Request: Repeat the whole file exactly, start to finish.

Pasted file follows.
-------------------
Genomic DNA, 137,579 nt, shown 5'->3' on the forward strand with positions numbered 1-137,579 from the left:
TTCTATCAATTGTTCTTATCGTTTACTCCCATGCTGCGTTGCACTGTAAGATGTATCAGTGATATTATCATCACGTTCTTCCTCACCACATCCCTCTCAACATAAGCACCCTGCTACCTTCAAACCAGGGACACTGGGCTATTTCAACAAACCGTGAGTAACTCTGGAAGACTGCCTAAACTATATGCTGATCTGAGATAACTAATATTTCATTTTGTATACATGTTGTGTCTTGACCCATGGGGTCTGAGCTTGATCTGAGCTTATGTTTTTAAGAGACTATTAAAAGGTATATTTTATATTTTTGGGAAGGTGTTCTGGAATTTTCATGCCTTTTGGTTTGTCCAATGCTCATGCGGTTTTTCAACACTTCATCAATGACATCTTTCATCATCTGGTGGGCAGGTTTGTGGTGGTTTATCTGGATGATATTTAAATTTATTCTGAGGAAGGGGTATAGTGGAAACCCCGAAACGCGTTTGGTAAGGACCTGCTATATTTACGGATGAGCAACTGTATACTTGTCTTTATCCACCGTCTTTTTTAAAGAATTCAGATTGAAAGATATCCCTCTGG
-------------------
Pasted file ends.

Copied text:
Genomic DNA, 137,579 nt, shown 5'->3' on the forward strand with positions numbered 1-137,579 from the left:
TTCTATCAATTGTTCTTATCGTTTACTCCCATGCTGCGTTGCACTGTAAGATGTATCAGTGATATTATCATCACGTTCTTCCTCACCACATCCCTCTCAACATAAGCACCCTGCTACCTTCAAACCAGGGACACTGGGCTATTTCAACAAACCGTGAGTAACTCTGGAAGACTGCCTAAACTATATGCTGATCTGAGATAACTAATATTTCATTTTGTATACATGTTGTGTCTTGACCCATGGGGTCTGAGCTTGATCTGAGCTTATGTTTTTAAGAGACTATTAAAAGGTATATTTTATATTTTTGGGAAGGTGTTCTGGAATTTTCATGCCTTTTGGTTTGTCCAATGCTCATGCGGTTTTTCAACACTTCATCAATGACATCTTTCATCATCTGGTGGGCAGGTTTGTGGTGGTTTATCTGGATGATATTTAAATTTATTCTGAGGAAGGGGTATAGTGGAAACCCCGAAACGCGTTTGGTAAGGACCTGCTATATTTACGGATGAGCAACTGTATACTTGTCTTTATCCACCGTCTTTTTTAAAGAATTCAGATTGAAAGATATCCCTCTGG